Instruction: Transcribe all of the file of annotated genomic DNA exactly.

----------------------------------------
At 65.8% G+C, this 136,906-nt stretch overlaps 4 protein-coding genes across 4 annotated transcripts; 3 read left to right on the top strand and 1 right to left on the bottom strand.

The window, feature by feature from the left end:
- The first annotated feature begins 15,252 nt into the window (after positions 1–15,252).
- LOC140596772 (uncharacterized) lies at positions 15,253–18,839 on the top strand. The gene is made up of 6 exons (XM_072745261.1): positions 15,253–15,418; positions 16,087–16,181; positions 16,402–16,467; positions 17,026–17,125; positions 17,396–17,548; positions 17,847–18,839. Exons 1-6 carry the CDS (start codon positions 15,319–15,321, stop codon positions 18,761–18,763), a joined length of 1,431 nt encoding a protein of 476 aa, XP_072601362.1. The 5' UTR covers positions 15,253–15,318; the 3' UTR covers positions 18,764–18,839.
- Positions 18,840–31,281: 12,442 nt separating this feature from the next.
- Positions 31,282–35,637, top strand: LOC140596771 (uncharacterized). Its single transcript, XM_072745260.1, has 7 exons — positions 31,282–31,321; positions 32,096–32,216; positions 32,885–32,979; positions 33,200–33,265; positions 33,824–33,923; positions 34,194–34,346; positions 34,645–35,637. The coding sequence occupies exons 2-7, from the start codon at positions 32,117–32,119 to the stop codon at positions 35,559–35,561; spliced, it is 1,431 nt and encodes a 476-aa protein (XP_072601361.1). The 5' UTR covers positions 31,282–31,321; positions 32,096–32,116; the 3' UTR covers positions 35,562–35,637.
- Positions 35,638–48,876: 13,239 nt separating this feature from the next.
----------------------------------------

At 65.8% G+C, this 136,906-nt stretch overlaps 4 protein-coding genes across 4 annotated transcripts; 3 read left to right on the top strand and 1 right to left on the bottom strand.

The window, feature by feature from the left end:
- The first annotated feature begins 15,252 nt into the window (after positions 1–15,252).
- LOC140596772 (uncharacterized) lies at positions 15,253–18,839 on the top strand. The gene is made up of 6 exons (XM_072745261.1): positions 15,253–15,418; positions 16,087–16,181; positions 16,402–16,467; positions 17,026–17,125; positions 17,396–17,548; positions 17,847–18,839. Exons 1-6 carry the CDS (start codon positions 15,319–15,321, stop codon positions 18,761–18,763), a joined length of 1,431 nt encoding a protein of 476 aa, XP_072601362.1. The 5' UTR covers positions 15,253–15,318; the 3' UTR covers positions 18,764–18,839.
- Positions 18,840–31,281: 12,442 nt separating this feature from the next.
- Positions 31,282–35,637, top strand: LOC140596771 (uncharacterized). Its single transcript, XM_072745260.1, has 7 exons — positions 31,282–31,321; positions 32,096–32,216; positions 32,885–32,979; positions 33,200–33,265; positions 33,824–33,923; positions 34,194–34,346; positions 34,645–35,637. The coding sequence occupies exons 2-7, from the start codon at positions 32,117–32,119 to the stop codon at positions 35,559–35,561; spliced, it is 1,431 nt and encodes a 476-aa protein (XP_072601361.1). The 5' UTR covers positions 31,282–31,321; positions 32,096–32,116; the 3' UTR covers positions 35,562–35,637.
- Positions 35,638–48,876: 13,239 nt separating this feature from the next.